It is not now necessary for them to rely on a human operator to search a site for outdated material. Such arrangements actually create a notion of smart-pull where client can pull exactly the information he wanted with minimum redundancy. but the access time can be requires a mechanism to check clients’ . data in the broadcast. which is highly desirable.broadcast or refresh it entirely based on users’ feedback to increase their effect on consumers. A user is aware of the were dropped in the channel. The push technology applies to entertainment and leisure equally effectively. An ideal scheme is to tune when the desired information appears  Automatically delivers directly to clients’ (e. For example.. It guarantees identical message delivery. focus. selective tuning) and download the machines software upgrades and fixes data. Push Advantages and Disadvantages Push technology has been a favorite choice of data dissemination because of its several advantages. the waiting time for information faster and. even though push applications are not really push. However. Clients can access and download required information in a variety of ways. has to tune and wait until the  Helps organizations (academic. to all employees. especially from a or services. This facility the ideal scheme. dining information appears in the broadcast. The difference is the automation of the process both for the server and the client. however. The push technology is especially useful in the intranet market. bandwidth viewpoint. The client will broadcast channel carrying the receive the broadcast in the order sent by the information and the exact location of the server. Accessing Information from Broadcast significantly minimized through efficient indexing and carefully composing the broadcast. especially for providing transactional facility. the user always has the the broadcast sequentially in the order they latest information. business. Data are dropped in the channel. In a channel the push is strictly sequential. This can be viewed as a string  In a large information flow it minimizes of different categories of data. Advantages one at a time. It has. places information. client. at the same time. traffic information. and In a wireless platform. any waiting-let alone reach those users with precision who are waiting for information to appear-is quite more likely to benefit from their products resource-expensive. several disadvantages which makes it unsuitable. At the client’s end the Fimplest way to access the information is sequentially. There are a couple of true push technology applications-for example. the burden of acquiring data. that is. there is a difference in them. It is impossible to implement eliminate the shipping cost. if interested only i n dining information. A immediate attention. Companies can push on their intranet corporate information to employees using a predefined schedule. or commercial) to identify. reduce or access is zero. which depends upon how the broadcast was composed and pushed on the channel by the server. and dining broadcasting it on a regular interval. then they will appear on consequently. The server if the broadcast is composed of weather can keep the information up to date by information. This setup significantly reduces the search time.g. products like AirMedia Live and Wayfarer (INCISA). In  Sends the user the time-critical data for most cases this access is time consuming.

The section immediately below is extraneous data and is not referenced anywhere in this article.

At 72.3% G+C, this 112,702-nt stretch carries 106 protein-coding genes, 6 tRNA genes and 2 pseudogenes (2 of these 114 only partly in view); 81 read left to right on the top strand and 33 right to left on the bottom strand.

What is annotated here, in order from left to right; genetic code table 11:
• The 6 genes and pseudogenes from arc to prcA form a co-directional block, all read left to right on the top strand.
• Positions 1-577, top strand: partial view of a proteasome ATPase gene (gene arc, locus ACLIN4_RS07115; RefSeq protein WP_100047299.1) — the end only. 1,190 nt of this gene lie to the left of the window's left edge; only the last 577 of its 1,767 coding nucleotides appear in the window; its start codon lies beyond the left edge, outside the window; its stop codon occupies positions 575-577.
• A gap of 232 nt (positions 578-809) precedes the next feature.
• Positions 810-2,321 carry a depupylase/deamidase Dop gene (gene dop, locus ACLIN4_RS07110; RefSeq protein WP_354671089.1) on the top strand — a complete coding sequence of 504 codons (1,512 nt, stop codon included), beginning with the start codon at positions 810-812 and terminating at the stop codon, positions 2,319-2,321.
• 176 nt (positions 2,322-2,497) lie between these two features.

some urgent message can Disadvantages appear to notify user of some serious The push technology.  Push applications are complex. Alpha Microsystems.  In multiple push a user can get frequent interruption.  Satisfies a large client base using few resources. Berkeley Systems. Although users get the information. still confined to organizations that have a good customer base. while it is useful event. in a number of situations and does conserve they may have to live with constant resources and energy.machines for software and configuration and then modify these configurations.  Uses incremental updates where only new and changed information has to be sent to the computer which significantly reduces  It suffers a number of unresolved access and download time. randomly. however. but the push system requires specific tools and applications. Pointcast. as well as individually. bandwidth problems. the  Enables intelligent information filtering emergence of music P2P systems has based on personalized user profiles made it quite popular. will likely solve many of the bandwidth problems of push and  Shortens response time. Its usefulness is describing required information needs.  The push scheme is still not that useful for individual users. IntraExpress. Some providers allow users to choose when the information is  Easily protects user privacy because push downloaded. develop application software with minimum portability and scalability.  It requires more powerful hardware and specialized software to provide push service. during a song broadcast. multicast solutions. Marimba. has a number of interruption. to name a few. Some preplanned because they may occur important ones are given below. The Identifying the location of the desired information in the broadcast and downloading the multimedia contents require a huge amount of disk storage. Problems arise due to the enormous bandwidth that push  Helps server to reserve more processing technologies can require when feeding time for data production by avoiding to data to thousands of end users. Many vendorsAir Media. For example. so users can schedule it for applications run mostly at the client times that they will be away from their machine and client’s profile and the log computer.  Push system software may suffer with incompatibility problem. Competition to dominate the information space in this technology is growing fast and vendors are unable to develop software compatible to all systems. Such interruptions cannot be limitations and disadvantages [ 141. Static pages can be viewed by any browser on any operating system. information about the client’s behavior are stored on the client’s computer. for example. allow it to scale. . and the development cost (time and resource) are generally high compared to creating static pages. Caching handle numerous client requests proxy servers.